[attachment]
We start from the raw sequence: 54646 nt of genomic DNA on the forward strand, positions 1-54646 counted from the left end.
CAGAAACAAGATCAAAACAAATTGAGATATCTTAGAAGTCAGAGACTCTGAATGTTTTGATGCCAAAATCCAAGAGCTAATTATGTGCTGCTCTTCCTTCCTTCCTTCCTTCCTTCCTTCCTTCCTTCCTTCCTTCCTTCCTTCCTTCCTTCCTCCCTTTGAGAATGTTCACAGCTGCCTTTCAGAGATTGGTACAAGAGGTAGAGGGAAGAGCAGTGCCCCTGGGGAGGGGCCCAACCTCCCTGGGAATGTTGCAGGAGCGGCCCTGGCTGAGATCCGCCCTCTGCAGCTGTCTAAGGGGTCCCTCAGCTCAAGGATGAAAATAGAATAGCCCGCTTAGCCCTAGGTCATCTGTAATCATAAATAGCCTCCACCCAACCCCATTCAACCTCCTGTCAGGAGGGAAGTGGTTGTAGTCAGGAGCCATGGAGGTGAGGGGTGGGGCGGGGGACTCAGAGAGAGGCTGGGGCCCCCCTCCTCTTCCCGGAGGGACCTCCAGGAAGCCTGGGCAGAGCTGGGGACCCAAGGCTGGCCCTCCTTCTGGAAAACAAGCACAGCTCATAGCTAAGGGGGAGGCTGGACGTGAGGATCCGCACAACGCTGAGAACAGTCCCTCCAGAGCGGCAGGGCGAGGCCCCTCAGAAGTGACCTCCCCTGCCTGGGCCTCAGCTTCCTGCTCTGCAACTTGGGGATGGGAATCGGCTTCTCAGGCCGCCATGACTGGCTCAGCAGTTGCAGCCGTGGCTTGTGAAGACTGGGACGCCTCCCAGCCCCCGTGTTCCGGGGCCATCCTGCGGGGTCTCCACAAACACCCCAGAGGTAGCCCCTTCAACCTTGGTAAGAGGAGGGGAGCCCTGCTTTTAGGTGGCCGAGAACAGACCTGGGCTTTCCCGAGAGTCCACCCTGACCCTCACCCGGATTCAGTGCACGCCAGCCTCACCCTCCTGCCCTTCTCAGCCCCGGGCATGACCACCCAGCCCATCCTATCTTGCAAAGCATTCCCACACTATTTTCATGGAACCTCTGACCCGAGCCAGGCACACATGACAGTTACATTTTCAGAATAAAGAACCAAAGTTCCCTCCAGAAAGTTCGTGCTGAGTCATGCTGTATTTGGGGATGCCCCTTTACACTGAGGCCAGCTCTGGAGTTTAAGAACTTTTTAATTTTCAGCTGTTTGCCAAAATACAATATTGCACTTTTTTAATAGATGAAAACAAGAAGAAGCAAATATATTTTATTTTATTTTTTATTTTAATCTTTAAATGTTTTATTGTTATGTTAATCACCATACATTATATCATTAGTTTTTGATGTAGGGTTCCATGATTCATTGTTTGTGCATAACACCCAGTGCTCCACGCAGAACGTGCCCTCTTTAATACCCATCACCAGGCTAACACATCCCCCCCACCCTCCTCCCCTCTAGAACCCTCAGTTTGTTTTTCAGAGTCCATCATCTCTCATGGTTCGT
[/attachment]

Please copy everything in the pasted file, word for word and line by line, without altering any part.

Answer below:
We start from the raw sequence: 54646 nt of genomic DNA on the forward strand, positions 1-54646 counted from the left end.
CAGAAACAAGATCAAAACAAATTGAGATATCTTAGAAGTCAGAGACTCTGAATGTTTTGATGCCAAAATCCAAGAGCTAATTATGTGCTGCTCTTCCTTCCTTCCTTCCTTCCTTCCTTCCTTCCTTCCTTCCTTCCTTCCTTCCTTCCTTCCTCCCTTTGAGAATGTTCACAGCTGCCTTTCAGAGATTGGTACAAGAGGTAGAGGGAAGAGCAGTGCCCCTGGGGAGGGGCCCAACCTCCCTGGGAATGTTGCAGGAGCGGCCCTGGCTGAGATCCGCCCTCTGCAGCTGTCTAAGGGGTCCCTCAGCTCAAGGATGAAAATAGAATAGCCCGCTTAGCCCTAGGTCATCTGTAATCATAAATAGCCTCCACCCAACCCCATTCAACCTCCTGTCAGGAGGGAAGTGGTTGTAGTCAGGAGCCATGGAGGTGAGGGGTGGGGCGGGGGACTCAGAGAGAGGCTGGGGCCCCCCTCCTCTTCCCGGAGGGACCTCCAGGAAGCCTGGGCAGAGCTGGGGACCCAAGGCTGGCCCTCCTTCTGGAAAACAAGCACAGCTCATAGCTAAGGGGGAGGCTGGACGTGAGGATCCGCACAACGCTGAGAACAGTCCCTCCAGAGCGGCAGGGCGAGGCCCCTCAGAAGTGACCTCCCCTGCCTGGGCCTCAGCTTCCTGCTCTGCAACTTGGGGATGGGAATCGGCTTCTCAGGCCGCCATGACTGGCTCAGCAGTTGCAGCCGTGGCTTGTGAAGACTGGGACGCCTCCCAGCCCCCGTGTTCCGGGGCCATCCTGCGGGGTCTCCACAAACACCCCAGAGGTAGCCCCTTCAACCTTGGTAAGAGGAGGGGAGCCCTGCTTTTAGGTGGCCGAGAACAGACCTGGGCTTTCCCGAGAGTCCACCCTGACCCTCACCCGGATTCAGTGCACGCCAGCCTCACCCTCCTGCCCTTCTCAGCCCCGGGCATGACCACCCAGCCCATCCTATCTTGCAAAGCATTCCCACACTATTTTCATGGAACCTCTGACCCGAGCCAGGCACACATGACAGTTACATTTTCAGAATAAAGAACCAAAGTTCCCTCCAGAAAGTTCGTGCTGAGTCATGCTGTATTTGGGGATGCCCCTTTACACTGAGGCCAGCTCTGGAGTTTAAGAACTTTTTAATTTTCAGCTGTTTGCCAAAATACAATATTGCACTTTTTTAATAGATGAAAACAAGAAGAAGCAAATATATTTTATTTTATTTTTTATTTTAATCTTTAAATGTTTTATTGTTATGTTAATCACCATACATTATATCATTAGTTTTTGATGTAGGGTTCCATGATTCATTGTTTGTGCATAACACCCAGTGCTCCACGCAGAACGTGCCCTCTTTAATACCCATCACCAGGCTAACACATCCCCCCCACCCTCCTCCCCTCTAGAACCCTCAGTTTGTTTTTCAGAGTCCATCATCTCTCATGGTTCGT